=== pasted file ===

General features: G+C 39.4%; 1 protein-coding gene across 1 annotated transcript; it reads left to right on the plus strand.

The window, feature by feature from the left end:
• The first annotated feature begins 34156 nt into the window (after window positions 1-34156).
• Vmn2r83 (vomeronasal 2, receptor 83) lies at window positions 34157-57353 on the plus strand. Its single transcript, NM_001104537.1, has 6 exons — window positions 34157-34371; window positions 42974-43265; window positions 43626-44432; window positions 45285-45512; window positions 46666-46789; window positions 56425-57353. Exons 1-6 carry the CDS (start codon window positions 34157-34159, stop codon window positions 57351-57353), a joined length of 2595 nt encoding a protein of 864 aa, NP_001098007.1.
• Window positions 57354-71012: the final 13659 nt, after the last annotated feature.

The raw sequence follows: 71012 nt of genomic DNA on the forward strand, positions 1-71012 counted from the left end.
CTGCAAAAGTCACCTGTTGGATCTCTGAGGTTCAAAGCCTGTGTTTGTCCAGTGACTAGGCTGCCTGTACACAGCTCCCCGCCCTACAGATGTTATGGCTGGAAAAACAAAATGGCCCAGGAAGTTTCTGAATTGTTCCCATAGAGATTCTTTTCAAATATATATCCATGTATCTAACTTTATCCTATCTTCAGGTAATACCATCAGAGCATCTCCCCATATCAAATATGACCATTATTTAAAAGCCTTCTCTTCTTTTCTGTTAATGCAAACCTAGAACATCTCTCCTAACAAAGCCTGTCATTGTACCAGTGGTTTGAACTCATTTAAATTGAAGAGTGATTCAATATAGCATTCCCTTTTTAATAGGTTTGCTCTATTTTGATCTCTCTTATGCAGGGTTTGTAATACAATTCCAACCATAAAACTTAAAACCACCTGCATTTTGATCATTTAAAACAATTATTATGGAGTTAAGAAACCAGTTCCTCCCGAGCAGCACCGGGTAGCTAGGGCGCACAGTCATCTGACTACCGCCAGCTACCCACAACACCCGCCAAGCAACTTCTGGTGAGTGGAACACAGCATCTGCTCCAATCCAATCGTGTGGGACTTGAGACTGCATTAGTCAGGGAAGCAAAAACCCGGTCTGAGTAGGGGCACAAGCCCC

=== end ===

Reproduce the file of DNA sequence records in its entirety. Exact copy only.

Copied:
General features: G+C 39.4%; 1 protein-coding gene across 1 annotated transcript; it reads left to right on the plus strand.

The window, feature by feature from the left end:
• The first annotated feature begins 34156 nt into the window (after window positions 1-34156).
• Vmn2r83 (vomeronasal 2, receptor 83) lies at window positions 34157-57353 on the plus strand. Its single transcript, NM_001104537.1, has 6 exons — window positions 34157-34371; window positions 42974-43265; window positions 43626-44432; window positions 45285-45512; window positions 46666-46789; window positions 56425-57353. Exons 1-6 carry the CDS (start codon window positions 34157-34159, stop codon window positions 57351-57353), a joined length of 2595 nt encoding a protein of 864 aa, NP_001098007.1.
• Window positions 57354-71012: the final 13659 nt, after the last annotated feature.

The raw sequence follows: 71012 nt of genomic DNA on the forward strand, positions 1-71012 counted from the left end.
CTGCAAAAGTCACCTGTTGGATCTCTGAGGTTCAAAGCCTGTGTTTGTCCAGTGACTAGGCTGCCTGTACACAGCTCCCCGCCCTACAGATGTTATGGCTGGAAAAACAAAATGGCCCAGGAAGTTTCTGAATTGTTCCCATAGAGATTCTTTTCAAATATATATCCATGTATCTAACTTTATCCTATCTTCAGGTAATACCATCAGAGCATCTCCCCATATCAAATATGACCATTATTTAAAAGCCTTCTCTTCTTTTCTGTTAATGCAAACCTAGAACATCTCTCCTAACAAAGCCTGTCATTGTACCAGTGGTTTGAACTCATTTAAATTGAAGAGTGATTCAATATAGCATTCCCTTTTTAATAGGTTTGCTCTATTTTGATCTCTCTTATGCAGGGTTTGTAATACAATTCCAACCATAAAACTTAAAACCACCTGCATTTTGATCATTTAAAACAATTATTATGGAGTTAAGAAACCAGTTCCTCCCGAGCAGCACCGGGTAGCTAGGGCGCACAGTCATCTGACTACCGCCAGCTACCCACAACACCCGCCAAGCAACTTCTGGTGAGTGGAACACAGCATCTGCTCCAATCCAATCGTGTGGGACTTGAGACTGCATTAGTCAGGGAAGCAAAAACCCGGTCTGAGTAGGGGCACAAGCCCC